Peace is created through the actions and interactions of statesmen, and diplomacy is its key ingredient.
BY SOPHIA TESFAMARIAM | SHABAIT
These are the time of rapid, breath-taking, developments in the Horn of Africa region. The changes have bewildered analysts who have been pontificating about the Horn for decades, only to get it all wrong … over and over again.
Analysis predicated on faulty scholarship and distorted premises about the nations that make up the Horn and its peoples contributed to the misperceptions about the region. A shallow and poor understanding of the peoples’ cultural and historical ties contributed to the confusion and persistent narratives and the policies crafted for the region. Peace remains a prerequisite for the nations to thrive, prosper and control their own destinies; but it has remained elusive for many regions of our world today.
After decades of conflict and destruction, the Horn of Africa is changing and peace is taking root. But analysts and journalists are still falling all over each other and the facts, to try to explain how that came about, how the Horn’s leaders decided to eliminate war as a legitimate tool of statecraft.
There are also the conflict entrepreneurs in the region that have not accepted the change or are not happy that the change is not what they were seeking. As it happens, the negative attitudes and misinformation campaigns persist.
There is a desperate need for change in the normative discourse about peace and development and in the case of Eritrea, an almost overhaul of the existing scholarship. Eritrea has defied the odds and changed the Horn region one more time. What is needed is a sober and contextualized historical understanding of Eritrea.
Understanding the new peace in the region requires deeper and nuanced scholarship than what is available for policy crafters. Discounting Eritrea’s role in the region once again will be a strategic mistake.
But not all scholarship on peace is the same. In this respect, Charles A. Kupchan, a professor of international affairs at Georgetown University and senior fellow at the Council on Foreign Relations, who has served on the National Security Council in the Clinton Administration, proffers a different take on peacemaking.
He challenges conventional wisdom on how peace is sustained in his seminal book, “How Enemies Become Friends”, where he painstakingly analyzes peacemaking in international history and the many historical successes and failures. He provides critical insights for building lasting peace and exposes prevalent myths about the causes of peace.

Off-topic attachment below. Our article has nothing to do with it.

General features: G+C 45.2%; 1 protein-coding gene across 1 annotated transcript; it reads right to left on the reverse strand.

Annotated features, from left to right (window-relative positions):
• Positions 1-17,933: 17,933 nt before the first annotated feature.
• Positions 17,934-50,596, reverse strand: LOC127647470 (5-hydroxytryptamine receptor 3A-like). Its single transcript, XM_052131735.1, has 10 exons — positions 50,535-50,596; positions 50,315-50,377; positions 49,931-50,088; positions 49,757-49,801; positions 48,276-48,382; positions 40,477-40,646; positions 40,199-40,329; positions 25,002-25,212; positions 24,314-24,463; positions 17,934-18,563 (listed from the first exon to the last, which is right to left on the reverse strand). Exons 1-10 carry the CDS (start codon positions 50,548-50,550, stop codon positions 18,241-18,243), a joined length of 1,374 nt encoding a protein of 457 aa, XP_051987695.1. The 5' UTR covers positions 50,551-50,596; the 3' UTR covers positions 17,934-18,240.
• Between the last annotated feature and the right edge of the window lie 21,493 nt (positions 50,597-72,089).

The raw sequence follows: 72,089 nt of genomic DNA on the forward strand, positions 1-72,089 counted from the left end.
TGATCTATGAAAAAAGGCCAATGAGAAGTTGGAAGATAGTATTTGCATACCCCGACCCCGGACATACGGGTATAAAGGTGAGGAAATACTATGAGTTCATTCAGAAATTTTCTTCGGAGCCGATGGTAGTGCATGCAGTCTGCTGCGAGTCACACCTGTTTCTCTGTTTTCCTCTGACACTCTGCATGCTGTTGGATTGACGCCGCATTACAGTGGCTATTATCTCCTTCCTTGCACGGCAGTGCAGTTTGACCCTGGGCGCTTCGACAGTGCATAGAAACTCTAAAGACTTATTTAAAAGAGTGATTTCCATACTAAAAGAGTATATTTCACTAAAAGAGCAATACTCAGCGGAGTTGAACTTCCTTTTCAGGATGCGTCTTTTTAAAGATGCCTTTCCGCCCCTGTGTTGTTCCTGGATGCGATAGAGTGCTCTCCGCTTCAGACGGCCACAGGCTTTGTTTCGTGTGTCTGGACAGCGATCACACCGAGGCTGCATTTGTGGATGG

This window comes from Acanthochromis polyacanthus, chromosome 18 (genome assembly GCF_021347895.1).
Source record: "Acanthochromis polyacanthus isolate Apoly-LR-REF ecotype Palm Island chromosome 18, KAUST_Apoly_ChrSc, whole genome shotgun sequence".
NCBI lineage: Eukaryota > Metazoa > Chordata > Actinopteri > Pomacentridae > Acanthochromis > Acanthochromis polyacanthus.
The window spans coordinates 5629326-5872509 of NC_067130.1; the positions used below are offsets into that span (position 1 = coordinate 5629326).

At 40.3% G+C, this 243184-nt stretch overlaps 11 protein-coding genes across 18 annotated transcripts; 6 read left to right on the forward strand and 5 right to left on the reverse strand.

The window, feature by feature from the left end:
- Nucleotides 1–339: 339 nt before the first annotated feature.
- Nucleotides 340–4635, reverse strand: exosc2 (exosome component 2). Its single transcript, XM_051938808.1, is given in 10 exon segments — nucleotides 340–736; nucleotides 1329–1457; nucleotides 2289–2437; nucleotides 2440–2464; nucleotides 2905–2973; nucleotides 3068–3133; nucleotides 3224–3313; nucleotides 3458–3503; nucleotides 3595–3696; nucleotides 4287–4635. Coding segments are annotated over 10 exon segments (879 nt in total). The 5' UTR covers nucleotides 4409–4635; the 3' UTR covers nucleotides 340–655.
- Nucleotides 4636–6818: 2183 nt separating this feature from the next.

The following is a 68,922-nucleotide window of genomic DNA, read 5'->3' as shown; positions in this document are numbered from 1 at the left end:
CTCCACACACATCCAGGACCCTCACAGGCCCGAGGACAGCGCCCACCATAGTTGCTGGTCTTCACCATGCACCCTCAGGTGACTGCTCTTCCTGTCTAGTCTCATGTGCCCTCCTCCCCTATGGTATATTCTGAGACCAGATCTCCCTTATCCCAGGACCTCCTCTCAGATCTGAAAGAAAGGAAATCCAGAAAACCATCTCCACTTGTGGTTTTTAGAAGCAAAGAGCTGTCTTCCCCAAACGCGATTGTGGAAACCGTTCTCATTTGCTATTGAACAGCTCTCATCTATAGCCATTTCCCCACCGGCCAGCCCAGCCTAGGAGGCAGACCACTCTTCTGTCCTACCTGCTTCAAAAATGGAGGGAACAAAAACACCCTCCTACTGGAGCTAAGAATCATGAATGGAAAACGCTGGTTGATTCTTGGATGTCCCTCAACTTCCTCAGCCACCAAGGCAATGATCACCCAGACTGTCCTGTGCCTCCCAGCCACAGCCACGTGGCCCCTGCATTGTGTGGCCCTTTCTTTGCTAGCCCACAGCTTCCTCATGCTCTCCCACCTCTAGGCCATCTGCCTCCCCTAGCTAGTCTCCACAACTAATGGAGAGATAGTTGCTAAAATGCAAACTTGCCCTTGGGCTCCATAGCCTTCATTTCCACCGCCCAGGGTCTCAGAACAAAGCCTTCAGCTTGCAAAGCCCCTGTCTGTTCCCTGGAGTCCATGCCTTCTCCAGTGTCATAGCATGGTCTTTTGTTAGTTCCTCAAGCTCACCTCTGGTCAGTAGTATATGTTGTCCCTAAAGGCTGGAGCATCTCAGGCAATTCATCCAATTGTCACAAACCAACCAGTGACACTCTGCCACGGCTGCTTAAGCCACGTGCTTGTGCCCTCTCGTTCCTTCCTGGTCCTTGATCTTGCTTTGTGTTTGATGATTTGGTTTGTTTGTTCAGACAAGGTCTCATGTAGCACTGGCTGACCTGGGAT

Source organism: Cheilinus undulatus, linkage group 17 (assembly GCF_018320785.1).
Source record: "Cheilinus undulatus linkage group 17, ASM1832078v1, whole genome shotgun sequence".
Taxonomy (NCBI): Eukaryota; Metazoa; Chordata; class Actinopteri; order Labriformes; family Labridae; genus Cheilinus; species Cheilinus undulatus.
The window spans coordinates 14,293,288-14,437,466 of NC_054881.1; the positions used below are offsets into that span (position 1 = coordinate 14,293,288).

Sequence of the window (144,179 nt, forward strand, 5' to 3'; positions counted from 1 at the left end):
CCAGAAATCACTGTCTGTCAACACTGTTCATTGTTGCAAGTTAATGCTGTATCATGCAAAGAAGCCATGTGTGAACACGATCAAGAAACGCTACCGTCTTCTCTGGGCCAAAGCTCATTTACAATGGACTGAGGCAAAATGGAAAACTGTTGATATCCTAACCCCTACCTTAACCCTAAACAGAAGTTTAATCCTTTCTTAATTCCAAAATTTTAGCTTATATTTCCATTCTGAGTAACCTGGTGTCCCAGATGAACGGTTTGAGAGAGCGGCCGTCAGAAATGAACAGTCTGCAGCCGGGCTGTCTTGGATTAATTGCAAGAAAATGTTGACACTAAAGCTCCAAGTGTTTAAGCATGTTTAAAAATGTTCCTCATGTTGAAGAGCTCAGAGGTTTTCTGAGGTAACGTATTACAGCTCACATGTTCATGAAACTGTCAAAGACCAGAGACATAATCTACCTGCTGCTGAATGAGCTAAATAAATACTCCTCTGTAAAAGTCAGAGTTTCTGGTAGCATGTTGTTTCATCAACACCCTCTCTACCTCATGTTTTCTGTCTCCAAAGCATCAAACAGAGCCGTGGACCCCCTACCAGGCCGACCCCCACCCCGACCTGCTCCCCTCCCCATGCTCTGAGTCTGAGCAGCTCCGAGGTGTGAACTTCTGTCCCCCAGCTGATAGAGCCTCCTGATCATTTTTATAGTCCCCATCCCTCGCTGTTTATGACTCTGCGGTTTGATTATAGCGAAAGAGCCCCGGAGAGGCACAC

For brevity’s sakes, the author will outline Kupchan’s 4-phase process for settling outstanding grievances, dampen geopolitical competition, and succeed in constructing a “zone of peace”:
Phase 1: Rapprochement – an opening gambit intended to signal benign as opposed to hostile intent.
Phase 2: The practice of reciprocal restraint. The states in question trade concessions, each cautiously stepping away from rivalry as it entertains the prospect that geopolitical competition may give way to programmatic cooperation.
Phase 3: Deepening of societal integration between the partner states. Transactions between the parties increase in frequency and intensity, resulting in more extensive contacts among governing officials, private-sector elites, and ordinary citizens. Interest groups that benefit from closer relations begin to invest in and lobby for the further reduction of economic and political barriers, adding momentum to the process of reconciliation.
Phase 4: The generation of new narratives and identities. Through official statements, popular culture (media, literature, and theater), the states embrace a new domestic discourse that alters the image they possess of the other.
The peace declarations between Eritrea and Ethiopia; the tripartite agreement between Eritrea, Ethiopia, and Somalia; and, peace talks between Eritrea and Djibouti have changed the atmosphere in the Horn from one of mistrust to one of trust, to partnership as opposed to brinkmanship, and to economic cooperation and integration, over political competition.
As we have seen in the last 20 years, peace can prevail only when there is a genuine dialogue – not intimidation and intransigence. Peace comes when parties to a dispute respect agreements signed and when there is a show of genuine good will. Kupchan reminds us that:
“…The great geopolitical breakthroughs of recent decades came not when one side coerced the other into submission, but through bold diplomatic gambits…”